• First, Amazon/Whole Foods stores will source their local market residential deliveries from the small grocery stores, not from Amazon’s regional distribution centers. It will be the same local residential delivery pattern that supermarkets use to deliver locally today. That method – simpler, more direct, and with more direct ties to customers who would be just blocks or a couple of miles away — will soon overwhelm home grocery delivery companies like Wal-Mart (WMT) and Fresh Direct who will, presumably, continue to deliver from their warehouses.
  • Second, because of the growing evidence of food safety issues that arise when home grocery deliveries are not promptly refrigerated, it’s reasonable to think that the government might place higher regulatory burdens on the Wal-Mart and Fresh Direct home delivery model, like requiring an adult to be home at the time of delivery (not something easy to time or arrange when making multiple home deliveries from several miles away. Imagine being tethered to your home waiting for your groceries in a “two-hour window” as if waiting for “the cable guy”, but doing it every week.) As often happens, government regulators could severely burden the Wal-Mart and Fresh Direct residential delivery model from a central warehouse miles away while a local Amazon/Whole Foods grocery delivery from a few blocks or miles away would be much easier.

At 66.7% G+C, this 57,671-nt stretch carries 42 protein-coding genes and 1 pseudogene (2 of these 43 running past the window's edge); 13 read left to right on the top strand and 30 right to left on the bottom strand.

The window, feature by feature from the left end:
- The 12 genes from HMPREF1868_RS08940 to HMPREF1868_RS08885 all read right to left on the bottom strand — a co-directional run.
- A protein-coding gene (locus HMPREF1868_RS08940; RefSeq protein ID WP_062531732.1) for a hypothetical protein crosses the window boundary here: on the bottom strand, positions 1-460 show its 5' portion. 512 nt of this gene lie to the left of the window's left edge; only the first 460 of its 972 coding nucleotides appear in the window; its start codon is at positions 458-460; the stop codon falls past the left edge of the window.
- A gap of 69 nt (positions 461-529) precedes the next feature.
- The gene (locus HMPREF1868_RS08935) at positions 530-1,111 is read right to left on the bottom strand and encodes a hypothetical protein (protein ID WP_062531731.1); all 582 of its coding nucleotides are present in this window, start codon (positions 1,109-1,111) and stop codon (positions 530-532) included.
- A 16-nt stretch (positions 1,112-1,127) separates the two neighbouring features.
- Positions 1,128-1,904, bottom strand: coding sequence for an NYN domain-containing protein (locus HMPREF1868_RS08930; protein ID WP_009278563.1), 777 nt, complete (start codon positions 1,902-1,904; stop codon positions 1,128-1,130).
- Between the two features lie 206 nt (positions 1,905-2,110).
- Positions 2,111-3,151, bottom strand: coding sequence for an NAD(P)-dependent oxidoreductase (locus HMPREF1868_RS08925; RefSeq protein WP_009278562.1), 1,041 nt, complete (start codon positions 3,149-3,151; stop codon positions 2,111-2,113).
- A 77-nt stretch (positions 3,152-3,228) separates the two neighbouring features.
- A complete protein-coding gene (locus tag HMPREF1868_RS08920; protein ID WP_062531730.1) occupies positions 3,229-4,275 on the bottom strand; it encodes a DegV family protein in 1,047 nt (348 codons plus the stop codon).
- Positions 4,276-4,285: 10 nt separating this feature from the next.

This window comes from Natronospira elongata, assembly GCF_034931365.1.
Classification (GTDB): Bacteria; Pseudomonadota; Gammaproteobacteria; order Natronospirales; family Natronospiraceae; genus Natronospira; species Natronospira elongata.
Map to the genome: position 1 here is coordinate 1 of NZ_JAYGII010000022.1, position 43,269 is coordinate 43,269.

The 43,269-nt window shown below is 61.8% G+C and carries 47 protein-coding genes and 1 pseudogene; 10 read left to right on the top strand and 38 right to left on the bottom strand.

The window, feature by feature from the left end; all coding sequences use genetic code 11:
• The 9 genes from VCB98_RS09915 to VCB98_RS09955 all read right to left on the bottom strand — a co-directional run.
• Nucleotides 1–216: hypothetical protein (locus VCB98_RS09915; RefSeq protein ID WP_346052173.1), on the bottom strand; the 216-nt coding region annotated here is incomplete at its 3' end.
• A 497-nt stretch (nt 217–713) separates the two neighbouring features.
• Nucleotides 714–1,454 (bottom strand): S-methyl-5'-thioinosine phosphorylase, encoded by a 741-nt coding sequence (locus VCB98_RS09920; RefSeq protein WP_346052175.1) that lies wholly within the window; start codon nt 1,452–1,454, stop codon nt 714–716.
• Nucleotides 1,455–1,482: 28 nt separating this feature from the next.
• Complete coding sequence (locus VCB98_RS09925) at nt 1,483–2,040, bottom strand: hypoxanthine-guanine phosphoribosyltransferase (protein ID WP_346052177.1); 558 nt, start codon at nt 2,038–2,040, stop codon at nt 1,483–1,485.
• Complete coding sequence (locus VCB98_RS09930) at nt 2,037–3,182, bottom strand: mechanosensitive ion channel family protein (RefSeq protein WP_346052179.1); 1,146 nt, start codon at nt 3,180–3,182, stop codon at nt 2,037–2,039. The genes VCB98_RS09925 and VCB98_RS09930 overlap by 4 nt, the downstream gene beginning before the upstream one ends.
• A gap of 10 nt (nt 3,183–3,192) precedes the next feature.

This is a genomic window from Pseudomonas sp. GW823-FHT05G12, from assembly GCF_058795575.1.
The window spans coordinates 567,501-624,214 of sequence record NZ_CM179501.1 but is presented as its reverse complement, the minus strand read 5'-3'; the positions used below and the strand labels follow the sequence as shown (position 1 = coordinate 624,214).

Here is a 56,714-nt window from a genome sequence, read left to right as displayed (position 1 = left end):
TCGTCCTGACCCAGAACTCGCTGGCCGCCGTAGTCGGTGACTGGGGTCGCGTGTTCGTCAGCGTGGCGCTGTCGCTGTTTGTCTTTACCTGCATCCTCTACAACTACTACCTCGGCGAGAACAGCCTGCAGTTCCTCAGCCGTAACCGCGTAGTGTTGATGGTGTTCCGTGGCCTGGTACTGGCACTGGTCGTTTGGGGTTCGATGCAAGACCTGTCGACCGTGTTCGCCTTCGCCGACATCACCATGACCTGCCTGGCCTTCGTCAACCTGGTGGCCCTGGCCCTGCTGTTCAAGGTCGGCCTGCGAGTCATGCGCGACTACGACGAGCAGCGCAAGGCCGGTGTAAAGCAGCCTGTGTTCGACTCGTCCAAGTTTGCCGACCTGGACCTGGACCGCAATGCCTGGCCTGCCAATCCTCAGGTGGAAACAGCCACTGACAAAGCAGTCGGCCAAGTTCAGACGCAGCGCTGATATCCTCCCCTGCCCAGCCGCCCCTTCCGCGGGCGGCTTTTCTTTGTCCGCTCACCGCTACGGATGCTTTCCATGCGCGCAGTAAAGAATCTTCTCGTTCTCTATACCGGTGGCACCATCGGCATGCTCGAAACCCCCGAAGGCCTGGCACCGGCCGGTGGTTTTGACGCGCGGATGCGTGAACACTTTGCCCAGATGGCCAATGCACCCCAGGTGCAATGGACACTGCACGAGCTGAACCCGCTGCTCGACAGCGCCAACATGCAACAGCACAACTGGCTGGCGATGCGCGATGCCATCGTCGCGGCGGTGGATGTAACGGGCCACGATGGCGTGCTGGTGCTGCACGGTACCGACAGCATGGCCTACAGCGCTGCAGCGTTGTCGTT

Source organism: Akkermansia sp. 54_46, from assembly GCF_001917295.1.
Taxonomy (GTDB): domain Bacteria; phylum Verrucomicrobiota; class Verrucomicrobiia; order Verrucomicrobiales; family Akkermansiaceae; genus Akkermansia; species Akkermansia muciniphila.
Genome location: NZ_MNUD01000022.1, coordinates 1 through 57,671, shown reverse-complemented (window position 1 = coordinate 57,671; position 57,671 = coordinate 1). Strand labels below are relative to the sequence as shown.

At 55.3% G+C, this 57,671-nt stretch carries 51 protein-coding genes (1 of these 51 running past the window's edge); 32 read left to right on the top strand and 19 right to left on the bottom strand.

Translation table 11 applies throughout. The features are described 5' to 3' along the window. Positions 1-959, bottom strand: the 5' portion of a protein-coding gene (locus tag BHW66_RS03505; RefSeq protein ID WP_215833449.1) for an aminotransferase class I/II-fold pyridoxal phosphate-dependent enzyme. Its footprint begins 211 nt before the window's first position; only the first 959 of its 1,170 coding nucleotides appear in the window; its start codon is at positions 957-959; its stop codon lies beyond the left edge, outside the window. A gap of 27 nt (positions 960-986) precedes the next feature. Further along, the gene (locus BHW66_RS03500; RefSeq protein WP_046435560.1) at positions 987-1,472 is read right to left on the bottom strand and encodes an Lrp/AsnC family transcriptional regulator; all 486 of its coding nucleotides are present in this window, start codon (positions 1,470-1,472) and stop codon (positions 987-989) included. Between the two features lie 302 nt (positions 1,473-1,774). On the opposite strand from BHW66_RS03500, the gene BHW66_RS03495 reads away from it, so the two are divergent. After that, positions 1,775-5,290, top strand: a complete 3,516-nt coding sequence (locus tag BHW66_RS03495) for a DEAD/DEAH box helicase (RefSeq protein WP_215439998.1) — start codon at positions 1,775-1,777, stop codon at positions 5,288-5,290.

At the Supplier Level

Amazon’s stringent supply chain standards will also stretch back to producersand distributors. That’s a reason why a lot of the big food producers sunk on the Amazon acquisition announcement.

Much smaller retail inventories will mean a greatly decelerated cash flow into the wholesalers’, suppliers’ and producers’ coffers. That will mean price competition for a much smaller market share of the new paradigm of reduced inventories, and far more stringent supply chain and inventory best practices as state-of-the-art logistics come to be the standard in the industry.

Inevitably, there will be bankruptcies and takeovers of companies in the food stuffs supply chain who cannot keep up with the new, smaller, more accelerated scale of production and delivery schedules demanded by the new supply chain best practices. This could allow Amazon to vertically integrate its supply chain by takeovers of distressed well-known consumer brands, or it could simply mean a food conglomerate with the requisite supply chain expertise could rise to dominate the food supply industry. (The latter would be better for Amazon, given federal antitrust laws that might challenge “The Everything Store”.)

What is certain, though, is that the notion of your friendly neighborhood supermarket will be gone within a generation (and likely far less), obsoleted by efficiencies and technology. Those who are on the right side of the trade stand to profit.